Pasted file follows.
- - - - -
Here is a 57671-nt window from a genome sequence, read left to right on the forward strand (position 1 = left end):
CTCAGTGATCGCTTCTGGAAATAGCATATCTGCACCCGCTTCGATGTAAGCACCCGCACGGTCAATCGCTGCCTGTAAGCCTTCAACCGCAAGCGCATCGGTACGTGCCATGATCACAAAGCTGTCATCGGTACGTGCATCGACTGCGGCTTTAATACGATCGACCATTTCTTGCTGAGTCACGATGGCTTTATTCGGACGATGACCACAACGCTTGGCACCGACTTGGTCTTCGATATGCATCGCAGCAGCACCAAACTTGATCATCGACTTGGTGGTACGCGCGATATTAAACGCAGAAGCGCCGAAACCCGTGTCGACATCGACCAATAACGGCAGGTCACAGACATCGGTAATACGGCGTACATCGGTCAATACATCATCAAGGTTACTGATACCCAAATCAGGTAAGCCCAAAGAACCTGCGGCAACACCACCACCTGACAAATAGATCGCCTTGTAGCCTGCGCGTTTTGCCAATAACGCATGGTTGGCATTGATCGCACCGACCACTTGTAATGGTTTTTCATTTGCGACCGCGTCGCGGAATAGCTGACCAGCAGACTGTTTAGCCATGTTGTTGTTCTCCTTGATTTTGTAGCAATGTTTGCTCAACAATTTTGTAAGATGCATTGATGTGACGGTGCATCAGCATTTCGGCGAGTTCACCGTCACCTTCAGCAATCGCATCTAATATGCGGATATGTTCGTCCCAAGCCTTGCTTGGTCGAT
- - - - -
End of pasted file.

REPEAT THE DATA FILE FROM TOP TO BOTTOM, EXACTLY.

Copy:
Here is a 57671-nt window from a genome sequence, read left to right on the forward strand (position 1 = left end):
CTCAGTGATCGCTTCTGGAAATAGCATATCTGCACCCGCTTCGATGTAAGCACCCGCACGGTCAATCGCTGCCTGTAAGCCTTCAACCGCAAGCGCATCGGTACGTGCCATGATCACAAAGCTGTCATCGGTACGTGCATCGACTGCGGCTTTAATACGATCGACCATTTCTTGCTGAGTCACGATGGCTTTATTCGGACGATGACCACAACGCTTGGCACCGACTTGGTCTTCGATATGCATCGCAGCAGCACCAAACTTGATCATCGACTTGGTGGTACGCGCGATATTAAACGCAGAAGCGCCGAAACCCGTGTCGACATCGACCAATAACGGCAGGTCACAGACATCGGTAATACGGCGTACATCGGTCAATACATCATCAAGGTTACTGATACCCAAATCAGGTAAGCCCAAAGAACCTGCGGCAACACCACCACCTGACAAATAGATCGCCTTGTAGCCTGCGCGTTTTGCCAATAACGCATGGTTGGCATTGATCGCACCGACCACTTGTAATGGTTTTTCATTTGCGACCGCGTCGCGGAATAGCTGACCAGCAGACTGTTTAGCCATGTTGTTGTTCTCCTTGATTTTGTAGCAATGTTTGCTCAACAATTTTGTAAGATGCATTGATGTGACGGTGCATCAGCATTTCGGCGAGTTCACCGTCACCTTCAGCAATCGCATCTAATATGCGGATATGTTCGTCCCAAGCCTTGCTTGGTCGAT